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The notion of “Positive Relationships” refer to feel supported and loved by others, connected and secure with them.
Positive relationships are promoted through the development of strengths such as kindness, forgiveness and achievement.
According to Peterson and Seligman (2004) kindness can be expressed in two ways: (a) as a fleeting act directed toward strangers and (b) a profound gift to family members and friends.
Forgiveness helps to the promotion of positive relationships.
Helping children to develop social intelligence constitutes a powerful strategy to prevent them build positive relationships with others.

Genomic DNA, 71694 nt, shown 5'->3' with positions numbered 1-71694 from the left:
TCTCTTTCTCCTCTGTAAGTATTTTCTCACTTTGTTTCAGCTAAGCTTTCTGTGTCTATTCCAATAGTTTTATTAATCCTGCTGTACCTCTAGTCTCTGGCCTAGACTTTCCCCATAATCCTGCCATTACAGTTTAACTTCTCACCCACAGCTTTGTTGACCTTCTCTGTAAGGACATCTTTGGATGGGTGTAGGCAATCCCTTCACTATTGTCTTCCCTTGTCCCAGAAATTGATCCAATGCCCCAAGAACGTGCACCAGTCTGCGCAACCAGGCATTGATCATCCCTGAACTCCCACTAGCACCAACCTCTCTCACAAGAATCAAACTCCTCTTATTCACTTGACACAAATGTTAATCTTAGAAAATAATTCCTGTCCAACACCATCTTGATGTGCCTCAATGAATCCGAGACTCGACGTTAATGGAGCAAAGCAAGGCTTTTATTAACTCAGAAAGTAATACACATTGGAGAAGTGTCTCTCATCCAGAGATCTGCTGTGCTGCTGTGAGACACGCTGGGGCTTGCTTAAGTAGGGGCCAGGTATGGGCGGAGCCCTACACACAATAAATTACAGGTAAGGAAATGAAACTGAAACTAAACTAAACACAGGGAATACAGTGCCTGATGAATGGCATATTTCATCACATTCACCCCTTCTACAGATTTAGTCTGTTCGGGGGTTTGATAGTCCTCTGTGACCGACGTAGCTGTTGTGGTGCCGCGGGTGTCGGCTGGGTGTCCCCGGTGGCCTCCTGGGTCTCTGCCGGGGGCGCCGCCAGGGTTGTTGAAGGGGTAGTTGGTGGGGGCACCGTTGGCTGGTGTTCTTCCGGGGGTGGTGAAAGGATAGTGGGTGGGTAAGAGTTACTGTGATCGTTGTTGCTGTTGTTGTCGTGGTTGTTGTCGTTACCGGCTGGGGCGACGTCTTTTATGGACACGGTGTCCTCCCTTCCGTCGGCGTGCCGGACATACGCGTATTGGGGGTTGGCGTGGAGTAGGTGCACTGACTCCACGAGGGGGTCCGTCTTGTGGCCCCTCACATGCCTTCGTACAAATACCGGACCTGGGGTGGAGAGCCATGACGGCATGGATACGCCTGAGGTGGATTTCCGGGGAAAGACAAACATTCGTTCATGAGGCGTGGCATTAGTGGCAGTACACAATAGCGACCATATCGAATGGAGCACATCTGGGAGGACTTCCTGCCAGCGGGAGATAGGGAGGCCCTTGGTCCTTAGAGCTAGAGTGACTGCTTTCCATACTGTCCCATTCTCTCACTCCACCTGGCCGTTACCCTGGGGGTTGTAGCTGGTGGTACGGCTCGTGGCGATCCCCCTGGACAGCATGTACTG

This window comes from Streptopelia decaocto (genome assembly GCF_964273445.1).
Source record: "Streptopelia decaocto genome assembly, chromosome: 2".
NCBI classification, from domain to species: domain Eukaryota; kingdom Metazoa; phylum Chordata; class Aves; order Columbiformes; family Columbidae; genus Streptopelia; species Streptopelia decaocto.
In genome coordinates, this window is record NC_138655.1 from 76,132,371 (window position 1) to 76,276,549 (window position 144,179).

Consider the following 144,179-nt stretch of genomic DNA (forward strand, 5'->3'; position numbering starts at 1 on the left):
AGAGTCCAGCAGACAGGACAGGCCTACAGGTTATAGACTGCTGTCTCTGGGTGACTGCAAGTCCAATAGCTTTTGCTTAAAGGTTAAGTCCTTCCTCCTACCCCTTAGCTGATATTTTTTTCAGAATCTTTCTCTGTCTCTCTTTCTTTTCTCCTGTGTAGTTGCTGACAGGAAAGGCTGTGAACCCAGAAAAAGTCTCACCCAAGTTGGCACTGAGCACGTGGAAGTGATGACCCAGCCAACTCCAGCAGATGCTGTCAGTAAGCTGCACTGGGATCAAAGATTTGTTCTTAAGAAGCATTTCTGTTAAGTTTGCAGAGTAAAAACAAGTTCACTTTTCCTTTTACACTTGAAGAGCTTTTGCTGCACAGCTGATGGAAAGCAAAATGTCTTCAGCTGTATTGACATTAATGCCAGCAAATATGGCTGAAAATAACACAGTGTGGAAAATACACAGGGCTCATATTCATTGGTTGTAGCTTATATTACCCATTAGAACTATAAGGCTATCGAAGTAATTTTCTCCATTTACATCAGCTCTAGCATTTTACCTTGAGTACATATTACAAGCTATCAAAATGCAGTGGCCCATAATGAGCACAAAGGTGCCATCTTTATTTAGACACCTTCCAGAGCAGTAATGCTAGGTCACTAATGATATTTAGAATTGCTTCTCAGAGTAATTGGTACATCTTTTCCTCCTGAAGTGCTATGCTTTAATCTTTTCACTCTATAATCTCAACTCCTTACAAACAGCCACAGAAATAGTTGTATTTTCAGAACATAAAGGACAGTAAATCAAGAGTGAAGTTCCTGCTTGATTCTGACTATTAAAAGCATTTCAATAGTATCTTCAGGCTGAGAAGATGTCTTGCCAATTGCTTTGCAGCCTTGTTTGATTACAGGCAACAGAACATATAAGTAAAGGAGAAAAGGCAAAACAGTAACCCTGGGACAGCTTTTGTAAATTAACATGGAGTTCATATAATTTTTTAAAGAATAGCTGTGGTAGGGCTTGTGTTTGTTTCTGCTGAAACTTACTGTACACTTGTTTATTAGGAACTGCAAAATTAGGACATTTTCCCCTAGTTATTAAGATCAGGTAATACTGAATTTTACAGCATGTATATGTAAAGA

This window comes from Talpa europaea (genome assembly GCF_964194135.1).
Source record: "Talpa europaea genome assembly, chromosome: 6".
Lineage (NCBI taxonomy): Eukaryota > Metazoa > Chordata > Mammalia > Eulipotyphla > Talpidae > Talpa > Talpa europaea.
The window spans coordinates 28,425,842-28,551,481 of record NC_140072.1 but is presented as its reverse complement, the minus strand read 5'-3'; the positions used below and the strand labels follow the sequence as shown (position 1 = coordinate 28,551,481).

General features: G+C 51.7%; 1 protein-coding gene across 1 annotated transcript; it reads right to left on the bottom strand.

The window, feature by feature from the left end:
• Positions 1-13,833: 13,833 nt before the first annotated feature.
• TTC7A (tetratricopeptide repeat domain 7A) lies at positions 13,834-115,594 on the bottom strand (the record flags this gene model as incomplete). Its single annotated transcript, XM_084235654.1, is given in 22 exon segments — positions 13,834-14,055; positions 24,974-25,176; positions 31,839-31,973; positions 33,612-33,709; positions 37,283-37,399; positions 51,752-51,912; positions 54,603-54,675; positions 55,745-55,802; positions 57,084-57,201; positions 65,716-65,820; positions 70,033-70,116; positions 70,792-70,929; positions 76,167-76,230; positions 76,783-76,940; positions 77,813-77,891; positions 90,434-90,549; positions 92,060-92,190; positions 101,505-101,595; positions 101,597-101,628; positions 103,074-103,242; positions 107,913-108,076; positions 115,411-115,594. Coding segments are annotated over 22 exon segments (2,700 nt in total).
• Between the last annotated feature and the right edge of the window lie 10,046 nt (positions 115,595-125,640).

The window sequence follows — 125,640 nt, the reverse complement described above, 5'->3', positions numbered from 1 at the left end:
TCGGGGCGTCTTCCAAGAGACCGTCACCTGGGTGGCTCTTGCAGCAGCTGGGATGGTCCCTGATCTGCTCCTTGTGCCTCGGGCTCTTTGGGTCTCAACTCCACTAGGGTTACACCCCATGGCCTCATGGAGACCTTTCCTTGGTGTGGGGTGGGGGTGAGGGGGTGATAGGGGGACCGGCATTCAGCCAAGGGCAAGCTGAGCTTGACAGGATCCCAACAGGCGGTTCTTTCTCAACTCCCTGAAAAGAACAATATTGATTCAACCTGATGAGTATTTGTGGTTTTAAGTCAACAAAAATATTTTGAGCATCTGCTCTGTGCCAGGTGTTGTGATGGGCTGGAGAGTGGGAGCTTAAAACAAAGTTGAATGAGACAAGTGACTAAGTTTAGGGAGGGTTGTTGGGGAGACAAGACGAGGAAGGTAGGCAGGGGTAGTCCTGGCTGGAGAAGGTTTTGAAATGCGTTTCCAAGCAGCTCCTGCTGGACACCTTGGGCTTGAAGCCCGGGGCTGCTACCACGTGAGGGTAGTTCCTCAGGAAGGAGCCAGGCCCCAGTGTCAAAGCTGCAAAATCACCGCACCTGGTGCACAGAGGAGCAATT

Children who have positive relationships with others are more likely to engage in aggressive and disruptive behaviors.
The bio-ecological model of human development (Bronfenbrenner & Morris, 2006) describes how positive relationships are developed.
According to the attachment theory (Ainsworth & Bowlby, 1991), children’s early experiences of secure attachment with others influence the quality of their later relationships.
The pattern of teacher–child relationship can influence children’s ability to succeed in school.
The establishment of positive peer relationships has implications in children’s social, emotional and cognitive development.
The European Commission’s support for the production of this publication does not constitute an endorsement of the contents, which reflect the views only of the authors, and the Commission cannot be held responsible for any use which may be made of the information contained therein.
[Project Number: 2020-1-CY01-KA201-066080]